CHICAGO, IL - JANUARY 19: Patrick Kane #88 of the Chicago Blackhawks reaches for the puck against the Boston Bruins at the United Center on January 19, 2014 in Chicago, Illinois. (Photo by Jonathan Daniel/Getty Images)
Sports history is littered with players who come into their respective league and never live up to their potential. Whether a result of injury like Greg Oden, or because of folding under pressure like Ryan Leaf, some top-tier prospects crash and burn before they can achieve what has been forecast for them.
For Chicago Blackhawks winger Patrick Kane, it can never be said that he hasn’t lived up to the hype that surrounded him when he was drafted first overall by the Blackhawks in 2007. In his NHL career, Kane has won two Stanley Cups, a Calder Trophy, and the Conn Smythe Trophy, and is now arguably the best American hockey player on the planet.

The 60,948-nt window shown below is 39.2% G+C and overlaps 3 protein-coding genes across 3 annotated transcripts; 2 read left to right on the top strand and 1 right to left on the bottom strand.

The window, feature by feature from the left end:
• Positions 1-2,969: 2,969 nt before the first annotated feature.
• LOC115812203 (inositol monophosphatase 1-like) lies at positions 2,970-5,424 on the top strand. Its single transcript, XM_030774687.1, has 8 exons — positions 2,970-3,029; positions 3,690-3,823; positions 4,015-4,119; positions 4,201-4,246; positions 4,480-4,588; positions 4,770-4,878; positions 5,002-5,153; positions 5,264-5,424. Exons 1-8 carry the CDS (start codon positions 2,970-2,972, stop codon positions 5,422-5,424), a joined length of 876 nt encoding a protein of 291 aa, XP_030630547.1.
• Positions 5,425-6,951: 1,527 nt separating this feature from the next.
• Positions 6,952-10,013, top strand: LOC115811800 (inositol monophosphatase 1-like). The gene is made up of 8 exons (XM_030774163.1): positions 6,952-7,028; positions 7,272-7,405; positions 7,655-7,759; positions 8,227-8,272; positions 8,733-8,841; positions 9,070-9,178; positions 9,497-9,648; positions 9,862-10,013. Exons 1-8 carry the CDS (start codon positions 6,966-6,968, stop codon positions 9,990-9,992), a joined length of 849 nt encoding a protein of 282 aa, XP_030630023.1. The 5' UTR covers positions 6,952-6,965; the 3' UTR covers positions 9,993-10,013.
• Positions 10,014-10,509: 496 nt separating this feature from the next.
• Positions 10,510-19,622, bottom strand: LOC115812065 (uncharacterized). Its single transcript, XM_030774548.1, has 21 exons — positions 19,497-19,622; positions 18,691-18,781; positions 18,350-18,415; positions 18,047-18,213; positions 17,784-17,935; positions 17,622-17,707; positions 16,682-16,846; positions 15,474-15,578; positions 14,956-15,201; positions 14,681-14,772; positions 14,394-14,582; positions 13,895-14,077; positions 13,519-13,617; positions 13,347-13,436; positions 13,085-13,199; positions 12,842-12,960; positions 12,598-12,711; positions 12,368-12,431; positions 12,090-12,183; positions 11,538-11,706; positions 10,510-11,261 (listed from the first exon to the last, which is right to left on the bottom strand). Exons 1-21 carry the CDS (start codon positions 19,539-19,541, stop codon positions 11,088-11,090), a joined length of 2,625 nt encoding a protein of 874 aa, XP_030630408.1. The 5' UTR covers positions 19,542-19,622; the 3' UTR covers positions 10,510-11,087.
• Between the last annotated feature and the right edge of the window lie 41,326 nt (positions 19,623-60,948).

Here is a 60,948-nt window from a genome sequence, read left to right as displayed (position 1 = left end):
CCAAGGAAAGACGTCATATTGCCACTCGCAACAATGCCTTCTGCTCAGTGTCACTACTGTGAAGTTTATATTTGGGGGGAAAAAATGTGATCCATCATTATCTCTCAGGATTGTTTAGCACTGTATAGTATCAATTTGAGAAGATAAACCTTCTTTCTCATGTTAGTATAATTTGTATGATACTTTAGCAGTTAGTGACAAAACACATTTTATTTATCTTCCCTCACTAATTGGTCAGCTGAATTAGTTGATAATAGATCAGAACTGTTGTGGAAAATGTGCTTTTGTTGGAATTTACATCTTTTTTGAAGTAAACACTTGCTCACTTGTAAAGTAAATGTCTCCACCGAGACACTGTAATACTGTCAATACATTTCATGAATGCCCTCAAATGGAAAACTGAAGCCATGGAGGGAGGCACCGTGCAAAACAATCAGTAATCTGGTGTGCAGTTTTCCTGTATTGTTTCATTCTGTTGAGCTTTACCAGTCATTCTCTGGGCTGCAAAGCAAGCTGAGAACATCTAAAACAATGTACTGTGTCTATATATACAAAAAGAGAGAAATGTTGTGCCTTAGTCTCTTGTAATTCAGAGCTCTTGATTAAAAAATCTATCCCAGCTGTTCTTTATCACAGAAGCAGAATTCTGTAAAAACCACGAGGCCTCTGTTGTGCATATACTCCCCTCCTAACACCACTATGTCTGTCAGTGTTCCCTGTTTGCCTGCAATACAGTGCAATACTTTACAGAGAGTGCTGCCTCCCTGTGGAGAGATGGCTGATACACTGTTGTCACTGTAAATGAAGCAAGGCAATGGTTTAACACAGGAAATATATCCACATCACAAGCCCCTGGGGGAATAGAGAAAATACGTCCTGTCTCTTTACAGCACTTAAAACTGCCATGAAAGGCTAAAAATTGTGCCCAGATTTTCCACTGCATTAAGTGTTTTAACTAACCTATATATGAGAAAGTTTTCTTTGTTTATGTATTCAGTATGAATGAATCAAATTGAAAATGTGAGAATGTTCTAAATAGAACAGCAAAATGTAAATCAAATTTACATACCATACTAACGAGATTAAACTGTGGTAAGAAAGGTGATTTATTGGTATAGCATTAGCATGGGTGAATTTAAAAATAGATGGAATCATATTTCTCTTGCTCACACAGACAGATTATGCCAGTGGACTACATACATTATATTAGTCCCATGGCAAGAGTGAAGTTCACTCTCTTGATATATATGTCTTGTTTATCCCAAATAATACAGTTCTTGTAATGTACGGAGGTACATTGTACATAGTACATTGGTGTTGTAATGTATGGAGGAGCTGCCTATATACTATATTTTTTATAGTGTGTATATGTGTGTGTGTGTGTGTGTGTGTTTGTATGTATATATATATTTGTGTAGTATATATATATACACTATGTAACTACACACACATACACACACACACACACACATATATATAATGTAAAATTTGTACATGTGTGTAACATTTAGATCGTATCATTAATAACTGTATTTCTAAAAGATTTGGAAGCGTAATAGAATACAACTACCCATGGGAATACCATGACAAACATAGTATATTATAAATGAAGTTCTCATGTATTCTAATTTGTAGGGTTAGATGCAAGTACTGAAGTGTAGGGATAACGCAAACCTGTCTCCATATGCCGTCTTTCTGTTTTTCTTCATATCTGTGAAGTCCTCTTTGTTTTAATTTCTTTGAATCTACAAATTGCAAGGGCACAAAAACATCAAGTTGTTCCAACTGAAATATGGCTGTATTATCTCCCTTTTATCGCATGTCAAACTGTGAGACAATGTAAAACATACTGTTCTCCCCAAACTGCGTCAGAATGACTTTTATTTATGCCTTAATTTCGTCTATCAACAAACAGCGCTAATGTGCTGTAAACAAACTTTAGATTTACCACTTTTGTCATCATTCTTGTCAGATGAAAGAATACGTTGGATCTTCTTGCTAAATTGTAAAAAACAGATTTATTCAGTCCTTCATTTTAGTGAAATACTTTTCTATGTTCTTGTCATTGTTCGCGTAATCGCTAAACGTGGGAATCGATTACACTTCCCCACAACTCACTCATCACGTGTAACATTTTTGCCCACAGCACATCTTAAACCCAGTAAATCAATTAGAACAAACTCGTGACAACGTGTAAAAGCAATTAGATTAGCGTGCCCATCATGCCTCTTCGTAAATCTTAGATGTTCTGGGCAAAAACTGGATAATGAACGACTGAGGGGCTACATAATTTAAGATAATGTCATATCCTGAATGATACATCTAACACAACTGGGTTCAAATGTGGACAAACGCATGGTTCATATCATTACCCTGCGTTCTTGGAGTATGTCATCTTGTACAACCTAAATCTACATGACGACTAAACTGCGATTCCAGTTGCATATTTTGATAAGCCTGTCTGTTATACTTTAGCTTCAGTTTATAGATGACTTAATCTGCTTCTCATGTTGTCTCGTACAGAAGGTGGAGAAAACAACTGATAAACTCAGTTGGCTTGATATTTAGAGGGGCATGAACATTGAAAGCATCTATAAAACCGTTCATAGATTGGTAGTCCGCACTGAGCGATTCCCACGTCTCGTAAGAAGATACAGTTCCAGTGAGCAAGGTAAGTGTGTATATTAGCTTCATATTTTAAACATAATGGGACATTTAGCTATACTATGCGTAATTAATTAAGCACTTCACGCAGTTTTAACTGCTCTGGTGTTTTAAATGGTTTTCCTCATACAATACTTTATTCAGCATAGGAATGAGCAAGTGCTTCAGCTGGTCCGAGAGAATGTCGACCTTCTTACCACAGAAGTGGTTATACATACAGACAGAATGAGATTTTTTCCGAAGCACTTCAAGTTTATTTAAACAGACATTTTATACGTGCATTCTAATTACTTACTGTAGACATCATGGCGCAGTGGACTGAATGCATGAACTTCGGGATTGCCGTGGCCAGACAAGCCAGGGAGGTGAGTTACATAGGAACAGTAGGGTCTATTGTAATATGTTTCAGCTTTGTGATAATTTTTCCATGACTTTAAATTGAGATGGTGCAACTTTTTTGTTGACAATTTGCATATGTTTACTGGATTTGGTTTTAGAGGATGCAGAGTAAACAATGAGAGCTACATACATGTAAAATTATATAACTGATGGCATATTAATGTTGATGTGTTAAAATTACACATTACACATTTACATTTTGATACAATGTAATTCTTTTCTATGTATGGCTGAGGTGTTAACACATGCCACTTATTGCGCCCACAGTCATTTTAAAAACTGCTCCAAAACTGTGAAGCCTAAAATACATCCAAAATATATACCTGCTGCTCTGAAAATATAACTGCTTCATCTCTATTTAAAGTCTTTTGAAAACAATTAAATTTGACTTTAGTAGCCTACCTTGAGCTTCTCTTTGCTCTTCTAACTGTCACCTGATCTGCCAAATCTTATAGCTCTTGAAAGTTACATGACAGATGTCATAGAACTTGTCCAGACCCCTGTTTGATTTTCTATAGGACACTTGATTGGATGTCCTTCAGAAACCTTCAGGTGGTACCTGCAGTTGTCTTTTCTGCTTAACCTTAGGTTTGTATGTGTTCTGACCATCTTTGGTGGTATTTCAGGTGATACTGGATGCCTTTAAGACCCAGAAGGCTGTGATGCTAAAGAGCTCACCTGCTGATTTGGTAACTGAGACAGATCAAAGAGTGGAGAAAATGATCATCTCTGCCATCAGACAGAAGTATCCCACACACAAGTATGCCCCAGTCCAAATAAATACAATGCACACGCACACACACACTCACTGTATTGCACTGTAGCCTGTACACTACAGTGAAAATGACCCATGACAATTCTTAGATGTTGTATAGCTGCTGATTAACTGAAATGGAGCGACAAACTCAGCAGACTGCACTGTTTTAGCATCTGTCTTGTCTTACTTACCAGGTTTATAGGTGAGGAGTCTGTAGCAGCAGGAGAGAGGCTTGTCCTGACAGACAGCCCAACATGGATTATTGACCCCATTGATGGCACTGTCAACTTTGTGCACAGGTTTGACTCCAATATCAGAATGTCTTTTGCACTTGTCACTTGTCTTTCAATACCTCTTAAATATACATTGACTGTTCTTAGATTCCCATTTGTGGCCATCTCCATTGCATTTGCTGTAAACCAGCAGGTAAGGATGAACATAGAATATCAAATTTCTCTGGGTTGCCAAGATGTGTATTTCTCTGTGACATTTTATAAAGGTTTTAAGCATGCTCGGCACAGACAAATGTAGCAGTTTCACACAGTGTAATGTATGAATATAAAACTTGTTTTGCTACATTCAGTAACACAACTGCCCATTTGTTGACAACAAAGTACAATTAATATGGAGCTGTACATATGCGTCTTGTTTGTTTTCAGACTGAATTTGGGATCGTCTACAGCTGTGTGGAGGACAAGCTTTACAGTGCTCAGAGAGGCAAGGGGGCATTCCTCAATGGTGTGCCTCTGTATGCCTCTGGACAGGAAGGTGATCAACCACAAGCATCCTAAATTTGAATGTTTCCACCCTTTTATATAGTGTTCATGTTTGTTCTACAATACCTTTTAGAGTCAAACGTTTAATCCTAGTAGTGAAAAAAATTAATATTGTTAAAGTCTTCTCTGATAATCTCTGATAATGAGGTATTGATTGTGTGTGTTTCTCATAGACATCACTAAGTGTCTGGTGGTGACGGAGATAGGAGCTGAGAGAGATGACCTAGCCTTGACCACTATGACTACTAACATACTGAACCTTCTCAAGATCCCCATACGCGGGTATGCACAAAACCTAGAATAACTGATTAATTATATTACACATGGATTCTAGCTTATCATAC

All of that is well and good, but there is one piece of hardware that has eluded Kane thus far in his career: an Olympic gold medal. He came tantalizingly close in 2010, as Team USA was defeated in overtime of the gold medal game on a Sidney Crosby goal in Vancouver that gave the Canadians (including Kane’s Blackhawk teammates Jonathan Toews, Duncan Keith, and Brent Seabrook) their second gold medal in three Olympics.
Now, after four years of waiting for his chance to once again skate for gold, Kane is having what could be a career season in the lead-up to the Sochi Games. Despite a recent slump, Kane still leads the Blackhawks in points with 58 this season, and he is the backbone of the league’s best offense.
Will all of that translate into Kane helping the US to their first gold medal since 1980? That remains to be seen, but one thing is for certain: Kane isn’t about to forget the lessons that came with seeing his dreams extinguished so close to the finish line last time.